Texas has prayed for rain during a months-long drought that has escalated in recent weeks with severe heat, but the Lone Star state probably didn't want a hurricane to solve the dilemma. Forecasters say, however, that the next hurricane threat to the U.S. may not be Hurricane Katia.
A new low-pressure system has developed in the Gulf of Mexico that the National Hurricane Center says is likely to become a tropical cyclone in the next two days before possibly threatening the U.S. as a hurricane, with potential for eventual landfall in Texas. Louisiana and Mississippi, states hit hard by Katrina in 2005, are also at risk, according to storm models.
The developing system is now over the central part of the gulf and it has already caused some international oil and gas companies, including BP, to evacuate workers from offshore platforms.
BP Plc became the first major oil producer on Wednesday to say it was evacuating more than 500 non-essential workers from platforms in the Southern Green Canyon area. London-based BP said it is preparing for a potential shut down in the Gulf region should the storm escalate.
Based in Miami, the National Hurricane Center says the low pressure area is producing a large mass of clouds, thunderstorms and gusty winds while it heads slowly to the northwest.
This system has a high chance... 70 percent... of becoming a tropical cyclone during the next 48 hours... Interests along the entire northern Gulf of Mexico coast should monitor the progress of this disturbance, the NHC said.
Computer models show the still-developing system could strike the coasts of Texas and Louisiana, and possibly Mississippi. If the system reaches tropical storm strength, it will be named Lee. The storm would become the 12th named storm of the 2011 Atlantic hurricane season.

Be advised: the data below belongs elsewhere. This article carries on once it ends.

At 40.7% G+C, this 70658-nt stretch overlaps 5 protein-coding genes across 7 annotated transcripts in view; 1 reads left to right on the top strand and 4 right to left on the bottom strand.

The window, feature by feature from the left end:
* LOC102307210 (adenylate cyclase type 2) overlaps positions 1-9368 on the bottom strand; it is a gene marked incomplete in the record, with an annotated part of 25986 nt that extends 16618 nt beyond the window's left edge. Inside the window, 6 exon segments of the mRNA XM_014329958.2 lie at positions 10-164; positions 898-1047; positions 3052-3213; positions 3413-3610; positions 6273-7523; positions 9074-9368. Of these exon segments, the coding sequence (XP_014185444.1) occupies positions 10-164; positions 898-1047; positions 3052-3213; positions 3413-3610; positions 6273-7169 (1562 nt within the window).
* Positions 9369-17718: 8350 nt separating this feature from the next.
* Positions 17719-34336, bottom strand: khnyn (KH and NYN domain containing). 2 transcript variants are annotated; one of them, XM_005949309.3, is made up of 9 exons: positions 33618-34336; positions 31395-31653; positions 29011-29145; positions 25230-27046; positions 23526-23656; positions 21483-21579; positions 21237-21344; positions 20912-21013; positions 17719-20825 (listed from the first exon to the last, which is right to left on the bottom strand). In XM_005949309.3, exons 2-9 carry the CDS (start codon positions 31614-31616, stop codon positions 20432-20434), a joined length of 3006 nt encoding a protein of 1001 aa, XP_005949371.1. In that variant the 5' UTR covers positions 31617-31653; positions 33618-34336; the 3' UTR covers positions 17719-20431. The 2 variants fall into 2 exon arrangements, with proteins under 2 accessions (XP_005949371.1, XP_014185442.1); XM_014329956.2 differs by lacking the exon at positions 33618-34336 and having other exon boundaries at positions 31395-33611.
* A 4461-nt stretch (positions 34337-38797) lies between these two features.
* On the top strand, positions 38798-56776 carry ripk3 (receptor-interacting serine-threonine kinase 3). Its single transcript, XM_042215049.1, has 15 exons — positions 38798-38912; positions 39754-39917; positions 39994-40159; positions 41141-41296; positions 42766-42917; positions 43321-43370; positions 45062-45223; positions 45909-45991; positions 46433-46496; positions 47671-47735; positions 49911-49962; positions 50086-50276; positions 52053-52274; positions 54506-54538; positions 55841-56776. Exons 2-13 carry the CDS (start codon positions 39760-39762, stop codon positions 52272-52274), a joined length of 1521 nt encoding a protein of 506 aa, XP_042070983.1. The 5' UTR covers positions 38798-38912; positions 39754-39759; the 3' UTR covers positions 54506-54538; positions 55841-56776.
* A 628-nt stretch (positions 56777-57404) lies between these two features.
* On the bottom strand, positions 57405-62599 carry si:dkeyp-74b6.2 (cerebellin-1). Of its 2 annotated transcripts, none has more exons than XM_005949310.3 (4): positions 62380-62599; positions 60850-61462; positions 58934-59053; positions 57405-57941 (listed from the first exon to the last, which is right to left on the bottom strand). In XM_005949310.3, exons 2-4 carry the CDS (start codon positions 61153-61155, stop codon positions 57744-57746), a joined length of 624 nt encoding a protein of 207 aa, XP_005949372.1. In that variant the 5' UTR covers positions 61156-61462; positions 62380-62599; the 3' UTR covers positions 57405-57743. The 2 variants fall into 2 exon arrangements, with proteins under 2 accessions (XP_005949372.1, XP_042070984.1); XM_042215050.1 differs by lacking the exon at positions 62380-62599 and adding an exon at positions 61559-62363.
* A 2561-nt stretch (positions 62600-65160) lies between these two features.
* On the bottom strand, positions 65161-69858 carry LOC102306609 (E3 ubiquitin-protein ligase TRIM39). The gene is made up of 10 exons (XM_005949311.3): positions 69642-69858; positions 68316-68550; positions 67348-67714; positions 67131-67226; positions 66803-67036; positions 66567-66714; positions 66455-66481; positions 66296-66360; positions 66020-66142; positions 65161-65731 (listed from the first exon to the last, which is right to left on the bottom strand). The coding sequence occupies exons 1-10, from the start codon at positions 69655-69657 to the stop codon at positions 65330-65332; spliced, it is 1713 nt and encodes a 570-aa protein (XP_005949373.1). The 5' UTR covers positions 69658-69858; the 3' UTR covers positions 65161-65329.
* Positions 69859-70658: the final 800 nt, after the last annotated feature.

Texas is in a unique predicament with the storm, desperately needing rain and relief from drough and heat while Vermont and others in the wake of Hurricane Irene try to pick up pieces on the East Coast, Texas has been dealing with a searing drought and heat wave for months, but it's gotten worse in recent weeks.
Days ago, for instance, Austin burned at 112 degrees, an all-time record.
In addition to Texas, Oklahoma, Louisiana and New Mexico have been scorched by a searing heat wave thriving upon drought conditions. The drier it gets, the hotter it gets. Sunlight hits the parched ground, evaporating any remaining moisture, raising the temperature.
Meanwhile, as the tropical disturbance develops in the Gulf, eyes remain on another Altantic storm, Hurricane Katia, Currently at Category 1. Though current forecasts don't show a high probability of a U.S. strike, Hurricane Katia is likely to become a major storm this weekend, and an eventual threat to the U.S. has not been ruled out.
The National Hurricane Center said Thursday Katia, about 1,000 miles east of St. Lucia in the Caribbean, is on a projected path to be well east of the Bahamas and south of Bermuda by Sept. 6. Katia has winds near 75 miles per hour, and the storm is moving west at 20 miles per hour.
Katia is the second hurricane of the 2011 Atlantic season, after Hurricane Irene, and though models are uncertain after early next week some examples do show the storm could make U.S. landfall. The Atlantic hurricane season typically brings 11 or 12 named storms. Katia is already the 11th and with half the season still ahead, this season could turn out to be extremely active after several quiet years.
Strengthening is forecast during the next 48 hours, the NHC said. Katia could become a major hurricane by the weekend.
Katia is now a Category 1 storm on the five-step Saffir-Simpson scale. Major hurricanes, Category 3 on the scale, have winds greater than 110 mph -- and Katia is likely to reach that.
The NHC forecast shows Katia becoming a major hurricane by the weekend but sees its center missing the Caribbean islands on its north-westward track. Forecasters say it is still too early to say with certainty that the hurricane poses no threat to the U.S. eastern seaboard.
However, some long-range computer models, which can be off by hundreds of kilometres, show Katia eventually swinging north toward the mid-Atlantic island of Bermuda, away from the U.S. coast.